We have a great first morning sail on a broad reach with the wind dropping to 8-12 kn. By noon, we are halfway along the south coast of Ischia enjoying the views of terraced vineyards and grey-green olive groves. The small along the south coast of Ischia enjoying the views of terraced vineyards and

Sailing the Amalfi Coast, Italy

Porto Angelo Shop

grey-green olive groves. The small village at Pto. Sant Angelo comes into view and we head on a beam reach towards its small harbor. Boats are anchored outside the harbor, off the sandy beach – tempting. But we’re interested in a couple hours ashore to wander a bit and have lunch so we drop sails and motor in.With the wind funnelling down the saddle of hills behind the village we take care with our med mooring. Bill cleats in the windward standing mooring line quickly. Once the stern is secure, we use the twin engines to fine tune the two bow standing lines for a tight mooring.

Sailing the Amalfi Coast, Italy

Pporto Angelo, Ischia

There’s a surprising number of interesting shops, winding little streets, picturesque doorways and inviting cafes in this small village. We find Meg, Shan and Liz at a small café with patio tables across the harbor from our mooring. Shan has tucked into what will
become her signature dish – caprese. I enjoy a more substantial risotto della mare for €15.The overnight mooring fee of €120 is too steep so we continue sailing around Ischia to the NE side bound for Casamicciola.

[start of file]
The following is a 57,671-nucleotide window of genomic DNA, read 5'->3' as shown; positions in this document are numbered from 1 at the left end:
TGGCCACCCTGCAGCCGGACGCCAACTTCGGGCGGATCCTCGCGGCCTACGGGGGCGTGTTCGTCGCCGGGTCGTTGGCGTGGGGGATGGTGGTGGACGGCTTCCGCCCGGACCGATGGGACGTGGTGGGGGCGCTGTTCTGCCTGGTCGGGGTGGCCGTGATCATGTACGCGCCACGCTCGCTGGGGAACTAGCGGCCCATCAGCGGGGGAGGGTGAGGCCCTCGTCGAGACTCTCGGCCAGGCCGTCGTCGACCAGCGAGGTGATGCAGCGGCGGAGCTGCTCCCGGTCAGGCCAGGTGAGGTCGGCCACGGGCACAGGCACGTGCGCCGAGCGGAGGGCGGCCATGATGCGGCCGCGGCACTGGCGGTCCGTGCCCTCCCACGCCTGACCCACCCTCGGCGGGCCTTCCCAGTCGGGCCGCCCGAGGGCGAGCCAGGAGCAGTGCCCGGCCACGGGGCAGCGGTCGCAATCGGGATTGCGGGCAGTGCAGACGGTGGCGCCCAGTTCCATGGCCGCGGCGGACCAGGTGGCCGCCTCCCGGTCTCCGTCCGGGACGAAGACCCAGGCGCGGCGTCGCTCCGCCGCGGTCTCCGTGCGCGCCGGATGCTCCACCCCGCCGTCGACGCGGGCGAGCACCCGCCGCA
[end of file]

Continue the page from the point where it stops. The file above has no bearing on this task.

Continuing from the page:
With low wind, we motor sail around the NW tip of Ischia and along the north coast being careful to bear off Pta. Cornacchia with its submerged rocks.  Marina San Angello at Casamicciola comes into view below green Rotaro. No worries, it last spouted in 1301!
Bill and Barry handle the standing mooring lines like pros; Meg and Shan toss the stern dock lines to the marina staff on dock. We’re secure for the night and ready to relax over wine and cheese. Liz
complements the appetizers with  fresh cherry tomatoes and olives before heading to the marina shower facility.
Everyone seems pleased with our first day sailing. We stroll along the small waterfront street lined with cafes, shops and gelato stands. Baskets of enormous lemons are everywhere. A block up a side street is the best pizza in town and humming with patrons.

Sailing the Amalfi Coast, Italy

Mussels at Zurosta

Zurosta is an large open room with bustling waiters. We order several heaping plates of mussels followed by a pizza each. My gorgonzola with onion is too much to finish…almost!Wandering back towards Blue Island’s slip, Shan, Meg and I stop for a gelato and coffee at a quayside café. The others are tired from their first day and head for their cabins. It is a perfect, cool evening full of stars.

Caffè latte freddo is a cool start to a warm day. Café Frennesia across from  dock on the waterfront serves it with a chocolate. Completing my log notes I then pay at the habormaster’s office €80 for the wide cat’s marina fee.The wind is down so we motor past Castello Aragonese on the rock cliff of Ischia Ponte and through  the Ischia Channel separating it from Procida. As we head for the NW tip of Capri,